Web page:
Of the 3,205 closed-fracture patients who received 0.7% iodine povacrylex in 74% isopropyl alcohol, 77, or 2.4 percent, developed a surgical-site infection. That compares with 108, or 3.3 percent of the 3,272 patients who received 2% chlorhexidine gluconate in 70% isopropyl alcohol. In patients with open fractures, the number of patients who developed infections was similar between the two antiseptics -- 54 patients, or 6.5 percent of 825 patients in the iodine group, and 60 patients, or 7.3% of the 826 patients in the chlorhexidine group.
"Extremity fractures and the challenging surgical-site infections that result from them pose a significant health care burden on our nation," said Mark T. Gladwin, MD, who is the John Z. and Akiko K. Bowers Distinguished Professor and Dean, UMSOM, and Vice President for Medical Affairs, University of Maryland, Baltimore. "This pragmatic trial tested two widely used antiseptics, and its crossover design minimized selection bias. It also enrolled patients from 25 diverse hospitals in the U.S. and Canada, which improved the generalizability of the results; the strength of the study design could serve as a model for other researchers."
The PREPARE (Pragmatic Randomized Trial Evaluating Preoperative Alcohol Skin Solutions in Fractured Extremities) trial was jointly led by UMSOM and McMaster University of Hamilton, Ontario. It was funded with $11.2 million from the Patient-Centered Outcomes Research Institute (PCORI), with additional support from the Canadian Institutes of Health Research.
"This trial represents a highly successful collaboration between McMaster University, the University of Maryland School of Medicine, and 25 trauma centers across Canada and the United States," said co-principal investigator Sheila Sprague, PhD, an Associate Professor and Research Director at McMaster University. "This multidisciplinary approach allowed us to quickly and efficiently address an important clinical research question that will lead to the prevention of thousands of infections each year. Importantly, our collaborations will continue to grow to address other unanswered questions in orthopaedic trauma surgery."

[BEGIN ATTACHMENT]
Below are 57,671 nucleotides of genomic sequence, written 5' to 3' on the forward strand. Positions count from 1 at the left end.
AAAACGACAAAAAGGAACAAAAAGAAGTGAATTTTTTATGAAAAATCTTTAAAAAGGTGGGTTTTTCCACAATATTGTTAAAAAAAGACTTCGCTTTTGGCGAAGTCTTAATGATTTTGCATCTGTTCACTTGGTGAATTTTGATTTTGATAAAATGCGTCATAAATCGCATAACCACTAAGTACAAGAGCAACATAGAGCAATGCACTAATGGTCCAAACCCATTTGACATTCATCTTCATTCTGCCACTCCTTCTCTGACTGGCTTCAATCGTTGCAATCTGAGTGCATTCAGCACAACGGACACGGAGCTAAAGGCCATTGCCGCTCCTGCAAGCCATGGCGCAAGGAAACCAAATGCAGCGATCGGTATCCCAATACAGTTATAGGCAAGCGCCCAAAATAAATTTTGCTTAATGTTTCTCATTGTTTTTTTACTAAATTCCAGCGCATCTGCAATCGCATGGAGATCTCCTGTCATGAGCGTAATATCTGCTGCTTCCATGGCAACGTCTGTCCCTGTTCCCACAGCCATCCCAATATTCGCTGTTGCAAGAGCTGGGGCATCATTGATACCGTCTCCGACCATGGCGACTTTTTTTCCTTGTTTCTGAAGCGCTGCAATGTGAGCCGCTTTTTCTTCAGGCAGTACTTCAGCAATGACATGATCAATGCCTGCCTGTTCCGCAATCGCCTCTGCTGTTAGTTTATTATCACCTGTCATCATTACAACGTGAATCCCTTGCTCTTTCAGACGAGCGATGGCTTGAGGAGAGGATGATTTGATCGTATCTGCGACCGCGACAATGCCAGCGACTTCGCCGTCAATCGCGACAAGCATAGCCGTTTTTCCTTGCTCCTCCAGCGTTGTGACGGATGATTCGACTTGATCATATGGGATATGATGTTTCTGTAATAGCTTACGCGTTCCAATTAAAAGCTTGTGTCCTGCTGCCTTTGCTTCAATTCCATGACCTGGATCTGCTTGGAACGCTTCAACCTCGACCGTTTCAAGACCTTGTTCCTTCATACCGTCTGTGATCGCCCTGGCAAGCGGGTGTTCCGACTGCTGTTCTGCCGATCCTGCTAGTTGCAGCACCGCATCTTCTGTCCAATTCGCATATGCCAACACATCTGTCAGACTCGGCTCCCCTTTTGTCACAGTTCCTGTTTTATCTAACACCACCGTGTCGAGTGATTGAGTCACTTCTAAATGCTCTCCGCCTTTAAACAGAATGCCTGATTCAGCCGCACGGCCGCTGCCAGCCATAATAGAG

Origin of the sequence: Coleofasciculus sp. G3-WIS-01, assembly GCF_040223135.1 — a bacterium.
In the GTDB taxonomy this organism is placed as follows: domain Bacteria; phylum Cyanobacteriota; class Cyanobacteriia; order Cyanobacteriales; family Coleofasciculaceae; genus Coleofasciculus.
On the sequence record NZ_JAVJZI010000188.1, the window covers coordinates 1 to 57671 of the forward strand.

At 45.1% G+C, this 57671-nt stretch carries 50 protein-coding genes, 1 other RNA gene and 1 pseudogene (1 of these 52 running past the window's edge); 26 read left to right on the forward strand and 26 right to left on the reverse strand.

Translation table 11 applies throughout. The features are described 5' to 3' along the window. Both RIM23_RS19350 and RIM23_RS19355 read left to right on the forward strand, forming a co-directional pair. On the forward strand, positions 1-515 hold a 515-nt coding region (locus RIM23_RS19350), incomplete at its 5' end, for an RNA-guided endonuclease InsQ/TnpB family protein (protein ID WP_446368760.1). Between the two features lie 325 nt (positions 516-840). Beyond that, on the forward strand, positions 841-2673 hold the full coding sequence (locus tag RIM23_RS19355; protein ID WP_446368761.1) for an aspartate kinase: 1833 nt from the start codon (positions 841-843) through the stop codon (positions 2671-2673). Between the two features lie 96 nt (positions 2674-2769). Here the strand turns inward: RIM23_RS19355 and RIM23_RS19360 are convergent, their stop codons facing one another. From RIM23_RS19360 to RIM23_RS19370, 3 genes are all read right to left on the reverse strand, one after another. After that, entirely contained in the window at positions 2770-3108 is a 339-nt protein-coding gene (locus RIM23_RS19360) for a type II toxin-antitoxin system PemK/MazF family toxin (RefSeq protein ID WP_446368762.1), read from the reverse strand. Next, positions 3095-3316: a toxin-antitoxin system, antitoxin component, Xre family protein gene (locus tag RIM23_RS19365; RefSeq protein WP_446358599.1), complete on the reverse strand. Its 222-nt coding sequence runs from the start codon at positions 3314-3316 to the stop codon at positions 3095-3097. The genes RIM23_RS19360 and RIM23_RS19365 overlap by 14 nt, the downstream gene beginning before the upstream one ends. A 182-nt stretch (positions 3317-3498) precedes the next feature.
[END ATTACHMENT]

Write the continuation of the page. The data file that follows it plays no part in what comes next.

This is the second clinical study co-led by Dr. Slobogean and Dr. Sprague aimed at closing the gaps in the medical literature on the most effective infection-control techniques in orthopaedic surgery. In October 2022, they published the results of the Aqueous-PREP trial in The Lancet. They concluded that the choice of an aqueous antiseptic solution -- either 10% povidone-iodine or 4% chlorhexidine gluconate -- does not alter the risk of surgical-site infection for patients with an open fracture.
Both Aqueous-PREP and PREPARE follow a master protocol called PREP-IT (Program of Randomized Trials to Evaluate Preoperative Antiseptic Skin Solutions in Orthopaedic Trauma) to test infection prevention techniques in trials that will provide crucial evidence to help guide surgical practices.
This research was supported by the PREP-IT investigators, which includes a network of over 200 physicians, allied health care professionals, trauma patients, and clinical researchers.